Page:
Dietary and pharmacological modification of fibroblast growth factor-23 in chronic kidney disease.
SourceJournal of Renal Nutrition, 24, 3, (2014), pp. 143-50
01 mei 2014
Article / Letter to editor
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Journal of Renal Nutrition
SubjectRadboudumc 11: Renal disorders RIMLS: Radboud Institute for Molecular Life Sciences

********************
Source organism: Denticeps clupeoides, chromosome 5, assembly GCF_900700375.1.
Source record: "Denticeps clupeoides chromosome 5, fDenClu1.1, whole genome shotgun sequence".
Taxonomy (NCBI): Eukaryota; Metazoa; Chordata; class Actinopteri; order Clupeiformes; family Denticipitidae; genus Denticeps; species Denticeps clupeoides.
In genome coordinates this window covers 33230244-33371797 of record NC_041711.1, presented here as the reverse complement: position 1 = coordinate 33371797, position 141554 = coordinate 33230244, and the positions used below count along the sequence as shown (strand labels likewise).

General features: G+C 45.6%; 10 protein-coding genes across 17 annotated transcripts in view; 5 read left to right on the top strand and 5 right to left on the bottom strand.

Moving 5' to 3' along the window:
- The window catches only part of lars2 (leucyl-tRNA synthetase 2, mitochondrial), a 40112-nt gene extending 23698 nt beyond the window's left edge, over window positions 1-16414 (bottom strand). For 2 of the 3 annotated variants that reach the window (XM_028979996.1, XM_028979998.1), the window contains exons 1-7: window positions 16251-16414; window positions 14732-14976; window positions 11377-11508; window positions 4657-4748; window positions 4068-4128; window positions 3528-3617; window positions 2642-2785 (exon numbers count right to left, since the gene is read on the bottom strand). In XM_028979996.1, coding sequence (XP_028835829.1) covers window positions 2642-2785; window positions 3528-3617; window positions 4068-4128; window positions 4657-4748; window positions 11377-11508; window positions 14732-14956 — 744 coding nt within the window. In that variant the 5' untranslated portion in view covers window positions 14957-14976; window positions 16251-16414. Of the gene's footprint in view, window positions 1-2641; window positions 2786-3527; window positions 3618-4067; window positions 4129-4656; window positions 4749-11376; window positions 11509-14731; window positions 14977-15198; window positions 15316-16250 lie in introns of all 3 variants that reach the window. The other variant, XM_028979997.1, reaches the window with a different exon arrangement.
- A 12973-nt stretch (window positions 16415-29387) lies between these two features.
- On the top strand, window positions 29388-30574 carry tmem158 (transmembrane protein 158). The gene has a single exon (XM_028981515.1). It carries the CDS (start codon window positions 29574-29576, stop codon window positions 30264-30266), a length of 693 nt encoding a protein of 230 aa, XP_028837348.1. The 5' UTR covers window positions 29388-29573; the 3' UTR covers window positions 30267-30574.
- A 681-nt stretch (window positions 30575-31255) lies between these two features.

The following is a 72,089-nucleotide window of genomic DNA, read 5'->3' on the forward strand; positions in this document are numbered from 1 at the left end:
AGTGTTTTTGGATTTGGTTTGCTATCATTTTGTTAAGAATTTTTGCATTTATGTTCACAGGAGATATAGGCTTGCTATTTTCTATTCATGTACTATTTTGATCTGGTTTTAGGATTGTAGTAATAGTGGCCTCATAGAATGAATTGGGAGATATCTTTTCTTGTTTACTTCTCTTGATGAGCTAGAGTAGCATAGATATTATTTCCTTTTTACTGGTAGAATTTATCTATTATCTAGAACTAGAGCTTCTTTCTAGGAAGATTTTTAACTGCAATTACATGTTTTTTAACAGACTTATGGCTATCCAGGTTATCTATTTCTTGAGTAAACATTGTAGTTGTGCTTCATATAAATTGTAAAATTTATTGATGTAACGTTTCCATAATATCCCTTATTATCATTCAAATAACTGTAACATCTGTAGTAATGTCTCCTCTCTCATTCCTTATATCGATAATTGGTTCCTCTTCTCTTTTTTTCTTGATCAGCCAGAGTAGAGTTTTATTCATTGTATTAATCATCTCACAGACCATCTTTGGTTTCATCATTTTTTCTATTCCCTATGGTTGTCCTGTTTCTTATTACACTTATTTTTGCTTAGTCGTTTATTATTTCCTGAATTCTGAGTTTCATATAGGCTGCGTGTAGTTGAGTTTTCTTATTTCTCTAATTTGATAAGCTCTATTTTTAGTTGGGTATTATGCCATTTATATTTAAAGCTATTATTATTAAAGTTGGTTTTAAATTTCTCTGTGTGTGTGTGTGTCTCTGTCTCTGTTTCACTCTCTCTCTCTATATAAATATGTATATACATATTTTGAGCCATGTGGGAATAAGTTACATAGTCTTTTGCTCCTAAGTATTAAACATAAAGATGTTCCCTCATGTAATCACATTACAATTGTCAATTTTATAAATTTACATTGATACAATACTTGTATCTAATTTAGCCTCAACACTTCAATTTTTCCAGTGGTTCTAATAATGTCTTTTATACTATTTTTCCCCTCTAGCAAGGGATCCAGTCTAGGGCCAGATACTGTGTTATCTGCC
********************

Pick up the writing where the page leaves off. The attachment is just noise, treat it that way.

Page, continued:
Increased levels of phosphorus and fibroblast growth factor-23 (FGF-23) are strong predictors of cardiovascular morbidity and mortality. From a physiological perspective and supported by some data, phosphorus is the main driver for FGF-23 secretion. Therefore, it is conceivable that interventions aiming at restriction of phosphorus uptake from the gastrointestinal tract may lower serum FGF-23 levels and improve cardiovascular risk and subsequently survival. It is not currently known to what extend phosphorus and FGF-23 are independent risk factors, and therefore both need to be targeted. However, their respective metabolisms are tightly connected. Control of phosphorus levels in chronic kidney disease (CKD) patients is attempted mainly by restriction of dietary intake and the use of phosphorus binders. In this review, it is outlined that not just the amount of dietary phosphorus intake is important but also its type (organic vs. inorganic), its source (animal vs. plant derived), and the protein-to-phosphorus ratio in the bioavailability of phosphorus from food. This qualitative aspect of diet is likely a neglected aspect of dietary counseling in CKD. However, in more advanced stages of CKD, dietary restriction of phosphorus alone is usually not sufficient to control hyperphosphatemia, and phosphorus binders are indicated. The inexpensive, calcium-containing dietary phosphorus binders are used commonly worldwide. However, they are not suitable for every patient because of the association with elevated serum calcium, increase in vascular and valvular calcification scores, and cardiovascular and all-cause mortality. The calcium content itself in these binders has recently been implicated to upregulate FGF-23. For that reason, the noncalcium, aluminum-free agents such as sevelamer and lanthanum are being advocated. However, these drugs do not have a clearly defined effect on circulating levels of FGF-23. Although it is conceivable that targeting FGF-23 may lead to improved clinical outcomes, this remains speculative. Therefore, more studies are needed to answer the question if this can be achieved with any of the phosphorus binders, or by another (additional) pharmacological intervention.
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